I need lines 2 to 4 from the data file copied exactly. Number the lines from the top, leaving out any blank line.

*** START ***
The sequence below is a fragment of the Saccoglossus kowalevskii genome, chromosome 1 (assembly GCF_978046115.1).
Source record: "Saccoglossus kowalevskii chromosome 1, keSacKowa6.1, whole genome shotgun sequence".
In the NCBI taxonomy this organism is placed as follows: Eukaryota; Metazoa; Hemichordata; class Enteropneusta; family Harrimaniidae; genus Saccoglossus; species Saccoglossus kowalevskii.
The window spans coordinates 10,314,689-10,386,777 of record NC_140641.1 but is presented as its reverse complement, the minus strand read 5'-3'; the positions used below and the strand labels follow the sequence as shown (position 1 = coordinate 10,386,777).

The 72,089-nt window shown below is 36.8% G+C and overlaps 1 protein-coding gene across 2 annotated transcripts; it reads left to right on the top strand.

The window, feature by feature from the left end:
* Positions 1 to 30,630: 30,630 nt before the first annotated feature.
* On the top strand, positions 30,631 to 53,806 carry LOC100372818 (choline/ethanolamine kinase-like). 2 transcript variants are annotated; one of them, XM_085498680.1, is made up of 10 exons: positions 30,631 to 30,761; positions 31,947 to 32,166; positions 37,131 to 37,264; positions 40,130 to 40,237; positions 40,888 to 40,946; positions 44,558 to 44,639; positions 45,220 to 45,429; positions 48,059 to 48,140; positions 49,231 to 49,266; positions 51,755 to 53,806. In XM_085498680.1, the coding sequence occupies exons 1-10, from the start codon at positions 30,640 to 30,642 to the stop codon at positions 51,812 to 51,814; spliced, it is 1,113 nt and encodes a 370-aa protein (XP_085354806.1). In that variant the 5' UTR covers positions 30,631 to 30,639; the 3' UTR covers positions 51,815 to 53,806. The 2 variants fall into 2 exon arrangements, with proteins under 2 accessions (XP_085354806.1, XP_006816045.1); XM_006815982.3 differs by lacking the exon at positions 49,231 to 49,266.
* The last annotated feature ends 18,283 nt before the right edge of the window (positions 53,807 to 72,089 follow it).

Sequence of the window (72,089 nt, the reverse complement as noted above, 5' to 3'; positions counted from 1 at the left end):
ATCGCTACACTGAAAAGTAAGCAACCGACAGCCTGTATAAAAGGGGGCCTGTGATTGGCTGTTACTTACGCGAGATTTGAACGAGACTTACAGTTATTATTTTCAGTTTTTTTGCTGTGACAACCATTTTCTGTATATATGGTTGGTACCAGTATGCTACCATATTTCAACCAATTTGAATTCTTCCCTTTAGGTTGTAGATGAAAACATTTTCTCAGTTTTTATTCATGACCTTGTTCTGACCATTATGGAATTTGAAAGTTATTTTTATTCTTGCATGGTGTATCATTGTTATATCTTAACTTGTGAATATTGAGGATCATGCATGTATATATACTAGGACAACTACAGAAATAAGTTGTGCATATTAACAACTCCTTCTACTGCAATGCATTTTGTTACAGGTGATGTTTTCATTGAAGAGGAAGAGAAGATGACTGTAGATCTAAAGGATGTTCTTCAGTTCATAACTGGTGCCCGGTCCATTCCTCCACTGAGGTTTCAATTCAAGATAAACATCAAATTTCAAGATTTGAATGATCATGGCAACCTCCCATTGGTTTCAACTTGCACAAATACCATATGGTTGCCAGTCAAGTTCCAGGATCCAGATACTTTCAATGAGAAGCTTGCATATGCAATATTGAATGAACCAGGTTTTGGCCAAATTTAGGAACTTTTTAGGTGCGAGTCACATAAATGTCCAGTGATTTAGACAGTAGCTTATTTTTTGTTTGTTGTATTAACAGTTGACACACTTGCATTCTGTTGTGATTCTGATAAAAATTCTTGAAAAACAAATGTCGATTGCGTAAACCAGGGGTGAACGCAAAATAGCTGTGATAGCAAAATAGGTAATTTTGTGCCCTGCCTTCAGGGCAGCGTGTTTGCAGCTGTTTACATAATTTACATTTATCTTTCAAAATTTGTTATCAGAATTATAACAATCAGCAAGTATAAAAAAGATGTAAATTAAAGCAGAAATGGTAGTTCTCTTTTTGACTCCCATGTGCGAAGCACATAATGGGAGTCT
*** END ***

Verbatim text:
Source record: "Saccoglossus kowalevskii chromosome 1, keSacKowa6.1, whole genome shotgun sequence".
In the NCBI taxonomy this organism is placed as follows: Eukaryota; Metazoa; Hemichordata; class Enteropneusta; family Harrimaniidae; genus Saccoglossus; species Saccoglossus kowalevskii.
The window spans coordinates 10,314,689-10,386,777 of record NC_140641.1 but is presented as its reverse complement, the minus strand read 5'-3'; the positions used below and the strand labels follow the sequence as shown (position 1 = coordinate 10,386,777).